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Micah Blue Smaldone - The Red River

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Artist: Micah Blue Smaldone

Album: The Red River

Label: Immune

Review date: Oct. 23, 2008

Like his sometime tour mate, Joel Thibodeaux of Death Vessel, Micah Blue Smaldone has been moving towards music that is rooted, rather than confined, in 19th century folk. His first album, 2003’s Some Sweet Day, was defiantly old-time-ish, rooted in populist folk and protest music and played on a resonator guitar. Two years later, he offered Hither and Thither, a bit more modern in its references and scope. And now with The Red River, his best yet, richer, more fluid arrangements tip his songs from straight folk blues into gospel, soul and even hints of R&B.

Smaldone is supported by a larger cast on The Red River with fellow Mainers Chriss Sutherland, Erin Davidson and Colleen Kinsella (all formerly of Cerebrus Shoal) singing on opening song “The Guest” and closer “A Drink.” There is a small string section – Jerusha Robinson plays cello on three songs and Tristan Smaldone adds violin to one – and one muted cornet, played by Tim Harbeson, lending ghostly heft to “Pale Light.”

All this additional instrumentation allows for greater variety than on past Smaldone efforts. Alongside the lilting Appalachian folk of “Bastard of Time” and finger-picked flurries and straight-up strums of “A Derelict,” you find some interesting diversions. “Pale Light,” one of the album’s highlights, opens with a slouchy blues vamp right out of the Stax playbook and ends with slow, soulful swells of brass. “The Guest,” embellishes minor-key blues melodies with luxuriant gospel harmonies.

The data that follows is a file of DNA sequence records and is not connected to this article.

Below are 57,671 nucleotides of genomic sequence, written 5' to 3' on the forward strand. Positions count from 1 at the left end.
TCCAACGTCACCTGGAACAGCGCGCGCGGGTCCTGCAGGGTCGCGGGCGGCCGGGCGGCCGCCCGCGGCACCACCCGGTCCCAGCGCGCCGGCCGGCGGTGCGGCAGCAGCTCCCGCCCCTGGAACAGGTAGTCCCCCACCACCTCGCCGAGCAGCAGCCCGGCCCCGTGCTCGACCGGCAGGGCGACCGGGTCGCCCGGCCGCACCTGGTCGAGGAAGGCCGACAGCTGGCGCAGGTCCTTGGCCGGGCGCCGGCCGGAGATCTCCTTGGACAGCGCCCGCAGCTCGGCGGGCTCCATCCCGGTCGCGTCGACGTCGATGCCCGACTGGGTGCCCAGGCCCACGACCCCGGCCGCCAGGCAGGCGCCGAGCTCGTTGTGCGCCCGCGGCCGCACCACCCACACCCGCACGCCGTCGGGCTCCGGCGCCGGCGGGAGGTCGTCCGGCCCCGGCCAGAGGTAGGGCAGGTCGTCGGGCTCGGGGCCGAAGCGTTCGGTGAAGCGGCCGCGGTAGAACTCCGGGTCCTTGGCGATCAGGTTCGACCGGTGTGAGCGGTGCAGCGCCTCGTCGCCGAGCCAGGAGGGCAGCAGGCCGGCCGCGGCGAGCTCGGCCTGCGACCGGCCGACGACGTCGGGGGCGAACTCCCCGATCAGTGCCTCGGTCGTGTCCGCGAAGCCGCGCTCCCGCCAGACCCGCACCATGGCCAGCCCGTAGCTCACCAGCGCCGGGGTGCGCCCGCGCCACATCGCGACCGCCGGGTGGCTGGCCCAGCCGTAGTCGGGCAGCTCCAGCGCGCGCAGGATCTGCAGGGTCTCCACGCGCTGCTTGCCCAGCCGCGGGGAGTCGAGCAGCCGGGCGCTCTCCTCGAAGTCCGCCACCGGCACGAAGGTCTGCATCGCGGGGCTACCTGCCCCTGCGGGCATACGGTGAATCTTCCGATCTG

Even though the arrangements are more elaborate, the songs themselves have a primitive clarity. Lyrics are dark and rich with imagery, but mostly built out of one and two syllable words. Lines can be violent, even lurid, yet even the most bloody verses have the plainspoken grace and essentialism of American folk art. The title track, for instance, contains the verse, “It was this morning I led my horse / through a field of sunken arrows / and from a thicket I watched you there / letting down your great rolls of golden hair.” It’s only a handful of lines, as unadorned as King James English, yet it evokes powerful undercurrents of violence, sex and longing. Opener “The Guest” is similarly weighted. There, lines describe a meal with a stranger in simple, literal terms (“Not until our guest arrives and sets his boots beside the fire”), yet also subliminally conveys the menace of this unknown person.

Smaldone plays guitar and sings with a simplicity that underlines, rather than contradicts, the drama. He doesn’t exactly sound like Michael Hurley – maybe in 40 years he’ll acquire the same rasp – but there is something natural, unhurried and ruminative in him that may remind you of the older artist. You feel that with The Red River, he is finally getting comfortable with his folk-inspired palette of influences, stretching them out to fit, and making them his own.

By Jennifer Kelly

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